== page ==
Listening in to last week’s brilliant Roker Rapport Podcast with Stewart Donald, I couldn’t help but notice about one hour and seven minutes into proceedings that the Sunderland owner seemed to give a rather large hint that the club are still dealing with the fallout from Ellis Short’s disastrous spell in charge.
When discussing the potential of a “cash-flow hole” - which had been recently reported in certain national newspapers - Donald revealed that there were several other issues ongoing behind the scenes. The Ricky Alvarez court case was raised as a point in case, but the Sunderland owner suggested that there are other issues lingering from the Ellis Short era that are now plaguing the club:
Four or five other things, if you like, of a similar value (to the Alvarez case). There’s a new budget for contingencies on some of those, but the financial picture may end up looking a little worse than what we had hoped.
Donald then went on to reiterate that his group had conducted due diligence on the deal, though his language seemed to hint that perhaps something was amiss in the situation being presented to his team prior to the takeover:
I mean, you’ve got to remember that we did the financial due diligence in a couple of weeks. Ellis was very keen to offload, and, you know, we knew there was a cash-flow short hole of X - we went through as much of the detail as we could and that we were given. But, there’s always in a deal of this size some things that come out.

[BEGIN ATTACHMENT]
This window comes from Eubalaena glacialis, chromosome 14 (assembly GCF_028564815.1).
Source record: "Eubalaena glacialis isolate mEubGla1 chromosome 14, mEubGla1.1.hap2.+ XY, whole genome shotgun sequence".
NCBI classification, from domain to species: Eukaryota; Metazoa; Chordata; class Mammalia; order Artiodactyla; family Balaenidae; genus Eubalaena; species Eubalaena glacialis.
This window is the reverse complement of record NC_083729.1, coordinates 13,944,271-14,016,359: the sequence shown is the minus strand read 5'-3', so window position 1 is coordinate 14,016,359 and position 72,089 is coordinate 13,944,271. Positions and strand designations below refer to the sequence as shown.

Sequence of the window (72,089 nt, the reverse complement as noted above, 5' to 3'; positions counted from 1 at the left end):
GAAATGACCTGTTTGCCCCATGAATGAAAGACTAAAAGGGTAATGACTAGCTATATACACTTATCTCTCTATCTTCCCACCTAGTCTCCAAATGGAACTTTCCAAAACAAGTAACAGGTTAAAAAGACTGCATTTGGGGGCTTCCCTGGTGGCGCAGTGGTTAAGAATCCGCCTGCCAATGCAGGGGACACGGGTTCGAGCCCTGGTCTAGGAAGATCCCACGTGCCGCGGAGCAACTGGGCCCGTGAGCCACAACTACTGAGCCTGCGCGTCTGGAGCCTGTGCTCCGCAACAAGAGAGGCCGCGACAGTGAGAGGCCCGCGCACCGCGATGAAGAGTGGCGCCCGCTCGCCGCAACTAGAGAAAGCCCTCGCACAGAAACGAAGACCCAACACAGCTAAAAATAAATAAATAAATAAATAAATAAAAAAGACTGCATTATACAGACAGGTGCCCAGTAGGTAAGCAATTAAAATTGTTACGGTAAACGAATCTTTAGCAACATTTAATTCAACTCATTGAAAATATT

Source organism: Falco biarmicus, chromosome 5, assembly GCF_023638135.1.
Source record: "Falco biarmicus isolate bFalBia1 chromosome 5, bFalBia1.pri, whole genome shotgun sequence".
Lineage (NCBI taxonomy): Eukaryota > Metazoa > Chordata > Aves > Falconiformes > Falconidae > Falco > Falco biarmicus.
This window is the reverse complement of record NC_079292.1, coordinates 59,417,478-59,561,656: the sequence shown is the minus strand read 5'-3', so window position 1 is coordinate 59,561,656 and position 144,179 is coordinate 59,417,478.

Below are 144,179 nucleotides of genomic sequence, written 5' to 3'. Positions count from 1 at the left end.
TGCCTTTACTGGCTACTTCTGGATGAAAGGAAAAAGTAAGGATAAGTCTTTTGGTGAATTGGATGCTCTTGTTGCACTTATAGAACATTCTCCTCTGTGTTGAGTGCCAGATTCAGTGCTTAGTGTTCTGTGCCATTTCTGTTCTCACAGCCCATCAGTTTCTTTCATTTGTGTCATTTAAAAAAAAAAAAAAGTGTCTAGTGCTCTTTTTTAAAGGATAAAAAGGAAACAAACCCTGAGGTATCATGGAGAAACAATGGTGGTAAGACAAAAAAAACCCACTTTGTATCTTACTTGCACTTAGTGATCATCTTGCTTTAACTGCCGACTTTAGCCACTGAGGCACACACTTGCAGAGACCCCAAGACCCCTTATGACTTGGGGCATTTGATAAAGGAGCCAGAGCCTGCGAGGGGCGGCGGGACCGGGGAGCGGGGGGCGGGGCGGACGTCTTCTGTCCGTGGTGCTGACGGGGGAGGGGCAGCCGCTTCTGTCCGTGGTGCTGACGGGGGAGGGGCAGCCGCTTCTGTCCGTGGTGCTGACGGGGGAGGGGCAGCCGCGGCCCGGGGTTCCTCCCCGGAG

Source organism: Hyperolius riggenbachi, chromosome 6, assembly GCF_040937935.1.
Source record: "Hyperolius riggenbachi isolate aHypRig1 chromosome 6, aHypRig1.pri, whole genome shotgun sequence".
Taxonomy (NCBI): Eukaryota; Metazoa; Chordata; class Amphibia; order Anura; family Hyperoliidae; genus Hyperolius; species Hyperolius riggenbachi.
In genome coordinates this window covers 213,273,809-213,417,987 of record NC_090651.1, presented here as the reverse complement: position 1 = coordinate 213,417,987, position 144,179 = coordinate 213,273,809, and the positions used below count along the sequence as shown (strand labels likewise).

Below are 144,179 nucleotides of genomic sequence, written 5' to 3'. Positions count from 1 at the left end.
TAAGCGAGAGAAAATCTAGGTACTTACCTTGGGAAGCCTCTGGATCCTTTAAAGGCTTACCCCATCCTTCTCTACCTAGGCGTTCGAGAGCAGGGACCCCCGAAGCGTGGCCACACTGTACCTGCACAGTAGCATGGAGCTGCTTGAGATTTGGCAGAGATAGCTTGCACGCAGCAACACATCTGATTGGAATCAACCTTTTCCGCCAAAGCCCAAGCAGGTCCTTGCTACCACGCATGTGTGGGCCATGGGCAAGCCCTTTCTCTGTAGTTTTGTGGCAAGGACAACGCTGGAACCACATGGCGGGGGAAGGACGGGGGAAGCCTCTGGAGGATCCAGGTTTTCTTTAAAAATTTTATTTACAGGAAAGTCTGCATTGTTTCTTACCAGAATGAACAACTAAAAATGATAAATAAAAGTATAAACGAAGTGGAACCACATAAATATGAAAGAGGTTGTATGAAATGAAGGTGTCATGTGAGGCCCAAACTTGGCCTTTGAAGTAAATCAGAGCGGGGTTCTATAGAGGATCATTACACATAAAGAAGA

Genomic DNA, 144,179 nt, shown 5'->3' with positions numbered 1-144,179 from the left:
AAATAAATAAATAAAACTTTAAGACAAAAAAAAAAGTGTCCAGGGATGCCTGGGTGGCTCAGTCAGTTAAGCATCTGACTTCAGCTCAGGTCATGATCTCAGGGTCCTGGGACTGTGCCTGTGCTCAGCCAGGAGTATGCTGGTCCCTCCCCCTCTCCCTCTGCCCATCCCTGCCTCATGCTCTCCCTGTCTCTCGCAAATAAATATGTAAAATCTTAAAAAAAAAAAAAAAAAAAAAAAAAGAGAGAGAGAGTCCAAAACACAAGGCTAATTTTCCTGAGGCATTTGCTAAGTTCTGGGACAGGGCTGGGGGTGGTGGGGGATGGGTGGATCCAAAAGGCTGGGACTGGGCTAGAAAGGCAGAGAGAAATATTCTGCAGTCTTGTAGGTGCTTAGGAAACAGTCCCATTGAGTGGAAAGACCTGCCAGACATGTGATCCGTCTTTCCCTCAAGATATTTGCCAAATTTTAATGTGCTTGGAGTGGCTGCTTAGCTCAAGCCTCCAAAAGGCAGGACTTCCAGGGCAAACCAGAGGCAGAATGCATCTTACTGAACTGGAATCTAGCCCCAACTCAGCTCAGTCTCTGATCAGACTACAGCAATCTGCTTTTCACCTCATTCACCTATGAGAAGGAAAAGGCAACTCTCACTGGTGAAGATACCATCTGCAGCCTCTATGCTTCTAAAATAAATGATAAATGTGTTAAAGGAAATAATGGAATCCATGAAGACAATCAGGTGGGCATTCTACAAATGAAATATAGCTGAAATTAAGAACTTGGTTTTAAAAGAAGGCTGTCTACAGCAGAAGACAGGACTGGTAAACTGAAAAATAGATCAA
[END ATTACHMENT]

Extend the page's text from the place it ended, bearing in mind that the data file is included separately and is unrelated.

As the topic intensified, Donald began to choose his words very carefully, and it really felt like this was quite a serious issue. The owner was eager to note that Short was keen for the deal to proceed quickly and that issues often arise during complex transactions such as this one, yet there was something in Donald’s tone and structure that hinted that perhaps this could be a genuine worry.
Stewart did argue the fact that he firmly believed he and the club could manage the situation without the need for external debt; however, when Rapport host Connor Bromley pushed the owner for more information on the issues behind the scenes, Donald opened up.
Connor asked whether further court cases were active involving the club, and Donald responded by saying:
Sunderland did like a court case, you know... There were two other cases that, if you like. have materialised that, you know, might be one thing or another. There’s a cash-flow issues with the football club where you talk to Ellis and say, ‘you know in this scenario, that really should be there and this should be there.’ And that relies on him being sensible, so we’ve got to rely on post-dealer sensible arrangement with Ellis.
After suggesting that skeletons could well be lingering in Sunderland’s dark, deep annals, Donald then noted that these issues could well come to a total of £10-15 million of “additional bad news,” that “Stewart Donald and Sunderland should not pay.”
Again, after highlighting what appears to be a significant financial issues sitting before the club, Donald was once more keen to point out that he could finance that debt, and that Juan Sartori’s addition to the club’s ownership structure could also be an emergency option should the club need a helping hand.
But how big a miss for a League One side would that figure potentially be?
Although Short has left the club, it certainly seems like the former owner is haunting our dreams of a perfect divorce. Will his poor management skills as owner come back to bite the club under new Stewardship? We’ll find out soon enough.